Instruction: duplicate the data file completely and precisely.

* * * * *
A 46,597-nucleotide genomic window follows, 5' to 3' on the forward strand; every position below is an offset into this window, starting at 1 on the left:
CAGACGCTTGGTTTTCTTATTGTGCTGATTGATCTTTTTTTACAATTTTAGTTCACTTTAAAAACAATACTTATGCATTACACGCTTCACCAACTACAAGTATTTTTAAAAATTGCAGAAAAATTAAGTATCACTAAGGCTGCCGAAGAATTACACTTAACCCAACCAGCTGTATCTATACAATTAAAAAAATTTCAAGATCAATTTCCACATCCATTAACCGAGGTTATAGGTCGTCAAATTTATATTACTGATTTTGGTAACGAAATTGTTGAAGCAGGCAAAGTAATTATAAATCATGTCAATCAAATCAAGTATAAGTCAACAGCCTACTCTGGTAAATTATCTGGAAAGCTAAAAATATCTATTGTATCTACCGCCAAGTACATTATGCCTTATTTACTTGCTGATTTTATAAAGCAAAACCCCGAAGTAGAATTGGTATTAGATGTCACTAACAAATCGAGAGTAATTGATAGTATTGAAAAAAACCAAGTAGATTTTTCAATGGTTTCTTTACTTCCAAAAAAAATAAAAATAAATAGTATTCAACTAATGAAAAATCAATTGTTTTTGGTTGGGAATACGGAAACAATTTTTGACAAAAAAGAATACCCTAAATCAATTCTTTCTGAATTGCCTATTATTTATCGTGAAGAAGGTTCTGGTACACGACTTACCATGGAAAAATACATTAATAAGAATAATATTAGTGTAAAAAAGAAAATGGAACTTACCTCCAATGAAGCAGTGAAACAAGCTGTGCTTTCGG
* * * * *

A 46,597-nucleotide genomic window follows, 5' to 3' on the forward strand; every position below is an offset into this window, starting at 1 on the left:
CAGACGCTTGGTTTTCTTATTGTGCTGATTGATCTTTTTTTACAATTTTAGTTCACTTTAAAAACAATACTTATGCATTACACGCTTCACCAACTACAAGTATTTTTAAAAATTGCAGAAAAATTAAGTATCACTAAGGCTGCCGAAGAATTACACTTAACCCAACCAGCTGTATCTATACAATTAAAAAAATTTCAAGATCAATTTCCACATCCATTAACCGAGGTTATAGGTCGTCAAATTTATATTACTGATTTTGGTAACGAAATTGTTGAAGCAGGCAAAGTAATTATAAATCATGTCAATCAAATCAAGTATAAGTCAACAGCCTACTCTGGTAAATTATCTGGAAAGCTAAAAATATCTATTGTATCTACCGCCAAGTACATTATGCCTTATTTACTTGCTGATTTTATAAAGCAAAACCCCGAAGTAGAATTGGTATTAGATGTCACTAACAAATCGAGAGTAATTGATAGTATTGAAAAAAACCAAGTAGATTTTTCAATGGTTTCTTTACTTCCAAAAAAAATAAAAATAAATAGTATTCAACTAATGAAAAATCAATTGTTTTTGGTTGGGAATACGGAAACAATTTTTGACAAAAAAGAATACCCTAAATCAATTCTTTCTGAATTGCCTATTATTTATCGTGAAGAAGGTTCTGGTACACGACTTACCATGGAAAAATACATTAATAAGAATAATATTAGTGTAAAAAAGAAAATGGAACTTACCTCCAATGAAGCAGTGAAACAAGCTGTGCTTTCGG